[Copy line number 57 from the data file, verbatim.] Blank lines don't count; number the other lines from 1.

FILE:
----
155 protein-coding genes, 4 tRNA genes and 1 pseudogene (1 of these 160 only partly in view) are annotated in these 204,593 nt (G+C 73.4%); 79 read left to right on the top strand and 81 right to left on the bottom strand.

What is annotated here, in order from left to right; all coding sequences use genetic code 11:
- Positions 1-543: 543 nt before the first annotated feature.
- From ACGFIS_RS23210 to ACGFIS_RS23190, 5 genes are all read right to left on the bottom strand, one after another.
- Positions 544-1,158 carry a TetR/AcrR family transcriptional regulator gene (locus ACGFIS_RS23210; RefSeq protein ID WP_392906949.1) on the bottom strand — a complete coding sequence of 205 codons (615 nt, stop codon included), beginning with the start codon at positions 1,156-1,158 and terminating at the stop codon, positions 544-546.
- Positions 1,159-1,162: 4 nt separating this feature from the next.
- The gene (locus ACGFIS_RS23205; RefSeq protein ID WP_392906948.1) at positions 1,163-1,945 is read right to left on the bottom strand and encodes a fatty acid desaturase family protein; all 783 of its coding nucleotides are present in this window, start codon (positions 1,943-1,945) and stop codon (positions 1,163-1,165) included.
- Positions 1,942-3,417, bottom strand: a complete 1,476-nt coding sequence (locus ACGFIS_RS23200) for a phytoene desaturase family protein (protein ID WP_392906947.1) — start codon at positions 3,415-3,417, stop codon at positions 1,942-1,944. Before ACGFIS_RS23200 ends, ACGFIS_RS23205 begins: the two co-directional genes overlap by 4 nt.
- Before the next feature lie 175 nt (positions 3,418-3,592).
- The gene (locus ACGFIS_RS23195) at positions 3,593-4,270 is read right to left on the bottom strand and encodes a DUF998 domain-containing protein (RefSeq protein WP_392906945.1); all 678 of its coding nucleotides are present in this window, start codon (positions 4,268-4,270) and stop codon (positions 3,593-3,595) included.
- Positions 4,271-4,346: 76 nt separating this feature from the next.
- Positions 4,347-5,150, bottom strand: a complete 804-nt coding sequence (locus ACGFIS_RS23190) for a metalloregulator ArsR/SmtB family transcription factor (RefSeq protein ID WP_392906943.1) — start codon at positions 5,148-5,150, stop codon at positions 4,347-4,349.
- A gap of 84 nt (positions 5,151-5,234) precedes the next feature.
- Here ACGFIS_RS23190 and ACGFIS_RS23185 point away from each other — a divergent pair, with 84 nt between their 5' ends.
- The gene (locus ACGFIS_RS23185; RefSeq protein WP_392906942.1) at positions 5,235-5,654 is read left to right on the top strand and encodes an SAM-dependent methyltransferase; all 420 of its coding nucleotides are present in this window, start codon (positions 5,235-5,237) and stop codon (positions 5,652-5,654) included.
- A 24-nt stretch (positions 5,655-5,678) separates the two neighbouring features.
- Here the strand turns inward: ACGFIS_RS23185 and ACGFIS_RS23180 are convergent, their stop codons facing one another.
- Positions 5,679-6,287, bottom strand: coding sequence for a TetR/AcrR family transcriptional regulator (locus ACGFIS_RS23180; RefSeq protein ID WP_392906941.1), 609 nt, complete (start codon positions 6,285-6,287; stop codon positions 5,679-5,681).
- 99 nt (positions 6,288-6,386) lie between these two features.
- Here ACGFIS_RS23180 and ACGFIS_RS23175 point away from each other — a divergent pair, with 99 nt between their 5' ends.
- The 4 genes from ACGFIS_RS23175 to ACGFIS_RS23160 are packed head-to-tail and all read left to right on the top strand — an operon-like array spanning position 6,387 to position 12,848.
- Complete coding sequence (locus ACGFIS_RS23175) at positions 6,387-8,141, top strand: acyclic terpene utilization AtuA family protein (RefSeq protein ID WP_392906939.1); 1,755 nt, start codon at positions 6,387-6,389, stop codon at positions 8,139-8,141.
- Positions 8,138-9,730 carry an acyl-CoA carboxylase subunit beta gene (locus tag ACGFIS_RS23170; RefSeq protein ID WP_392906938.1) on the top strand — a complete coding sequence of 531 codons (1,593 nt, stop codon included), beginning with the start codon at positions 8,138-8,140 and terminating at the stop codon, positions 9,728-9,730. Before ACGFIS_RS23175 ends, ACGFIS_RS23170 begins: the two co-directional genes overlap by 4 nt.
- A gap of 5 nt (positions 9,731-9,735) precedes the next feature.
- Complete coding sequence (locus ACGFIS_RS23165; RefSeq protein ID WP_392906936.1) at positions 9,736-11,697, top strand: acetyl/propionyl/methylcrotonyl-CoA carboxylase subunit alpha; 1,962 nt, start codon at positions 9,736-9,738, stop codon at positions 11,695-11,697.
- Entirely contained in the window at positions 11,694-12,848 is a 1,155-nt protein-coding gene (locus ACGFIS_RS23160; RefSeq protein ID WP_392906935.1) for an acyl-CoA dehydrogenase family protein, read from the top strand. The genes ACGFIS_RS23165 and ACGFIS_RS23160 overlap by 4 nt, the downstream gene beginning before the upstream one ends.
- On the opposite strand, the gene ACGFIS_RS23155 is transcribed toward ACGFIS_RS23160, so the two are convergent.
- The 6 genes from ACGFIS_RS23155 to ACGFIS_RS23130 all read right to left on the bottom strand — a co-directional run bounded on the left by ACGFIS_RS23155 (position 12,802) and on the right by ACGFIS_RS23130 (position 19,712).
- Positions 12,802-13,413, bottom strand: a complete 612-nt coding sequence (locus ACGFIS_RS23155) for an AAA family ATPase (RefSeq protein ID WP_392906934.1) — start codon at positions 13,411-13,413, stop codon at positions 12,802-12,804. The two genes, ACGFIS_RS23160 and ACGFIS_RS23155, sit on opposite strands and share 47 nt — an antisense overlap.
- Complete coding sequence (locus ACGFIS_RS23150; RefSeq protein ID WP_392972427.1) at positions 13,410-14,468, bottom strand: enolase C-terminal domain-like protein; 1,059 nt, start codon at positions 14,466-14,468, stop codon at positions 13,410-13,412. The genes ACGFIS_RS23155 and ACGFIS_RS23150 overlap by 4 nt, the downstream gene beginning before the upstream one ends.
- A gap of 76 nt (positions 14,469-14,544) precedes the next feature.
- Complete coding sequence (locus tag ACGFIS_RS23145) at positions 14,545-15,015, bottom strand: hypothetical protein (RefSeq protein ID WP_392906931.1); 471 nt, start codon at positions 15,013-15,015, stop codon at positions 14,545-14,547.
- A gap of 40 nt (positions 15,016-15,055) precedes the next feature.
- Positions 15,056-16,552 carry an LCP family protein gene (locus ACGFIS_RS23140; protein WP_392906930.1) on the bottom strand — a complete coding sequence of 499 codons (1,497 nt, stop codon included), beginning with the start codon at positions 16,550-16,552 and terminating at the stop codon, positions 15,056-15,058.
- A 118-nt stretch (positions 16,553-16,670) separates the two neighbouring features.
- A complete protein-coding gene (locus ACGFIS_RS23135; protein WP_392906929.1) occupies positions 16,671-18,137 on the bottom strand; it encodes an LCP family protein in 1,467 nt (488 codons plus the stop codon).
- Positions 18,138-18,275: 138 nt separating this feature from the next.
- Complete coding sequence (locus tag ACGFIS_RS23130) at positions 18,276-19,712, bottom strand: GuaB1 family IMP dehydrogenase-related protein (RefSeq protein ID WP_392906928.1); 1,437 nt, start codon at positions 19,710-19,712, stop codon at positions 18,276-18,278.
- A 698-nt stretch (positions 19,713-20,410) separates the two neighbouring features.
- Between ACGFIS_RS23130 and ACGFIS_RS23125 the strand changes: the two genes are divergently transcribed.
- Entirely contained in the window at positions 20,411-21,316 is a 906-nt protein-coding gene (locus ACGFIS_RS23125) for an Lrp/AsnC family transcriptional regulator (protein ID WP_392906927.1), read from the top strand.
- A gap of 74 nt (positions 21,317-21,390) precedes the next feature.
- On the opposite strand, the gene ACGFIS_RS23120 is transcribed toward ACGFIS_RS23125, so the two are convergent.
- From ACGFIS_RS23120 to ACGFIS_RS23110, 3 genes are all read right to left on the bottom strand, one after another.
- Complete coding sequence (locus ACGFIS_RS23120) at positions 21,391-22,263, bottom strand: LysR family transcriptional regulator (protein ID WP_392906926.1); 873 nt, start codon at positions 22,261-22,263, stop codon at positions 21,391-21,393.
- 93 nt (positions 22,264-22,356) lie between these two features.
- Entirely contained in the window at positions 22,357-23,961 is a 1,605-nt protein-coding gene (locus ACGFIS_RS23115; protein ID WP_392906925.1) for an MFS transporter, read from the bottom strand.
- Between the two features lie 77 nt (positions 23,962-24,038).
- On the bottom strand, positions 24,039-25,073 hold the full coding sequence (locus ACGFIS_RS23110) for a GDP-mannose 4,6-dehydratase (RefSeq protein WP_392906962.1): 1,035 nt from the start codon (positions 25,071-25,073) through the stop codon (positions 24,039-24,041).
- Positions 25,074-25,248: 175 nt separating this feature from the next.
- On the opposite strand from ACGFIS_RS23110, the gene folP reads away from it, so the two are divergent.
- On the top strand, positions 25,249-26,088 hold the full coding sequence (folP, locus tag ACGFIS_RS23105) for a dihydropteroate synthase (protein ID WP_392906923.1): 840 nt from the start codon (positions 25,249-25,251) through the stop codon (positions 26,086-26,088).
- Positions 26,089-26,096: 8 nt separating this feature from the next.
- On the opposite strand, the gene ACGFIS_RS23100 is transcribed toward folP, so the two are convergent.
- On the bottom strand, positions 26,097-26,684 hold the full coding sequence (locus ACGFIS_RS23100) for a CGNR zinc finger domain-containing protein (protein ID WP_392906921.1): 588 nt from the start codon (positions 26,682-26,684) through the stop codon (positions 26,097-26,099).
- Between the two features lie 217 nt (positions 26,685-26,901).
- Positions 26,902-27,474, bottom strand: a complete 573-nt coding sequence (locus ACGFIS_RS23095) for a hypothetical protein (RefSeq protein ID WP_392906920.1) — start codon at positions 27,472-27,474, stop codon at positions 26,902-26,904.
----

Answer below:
- Positions 26,902-27,474, bottom strand: a complete 573-nt coding sequence (locus ACGFIS_RS23095) for a hypothetical protein (RefSeq protein ID WP_392906920.1) — start codon at positions 27,472-27,474, stop codon at positions 26,902-26,904.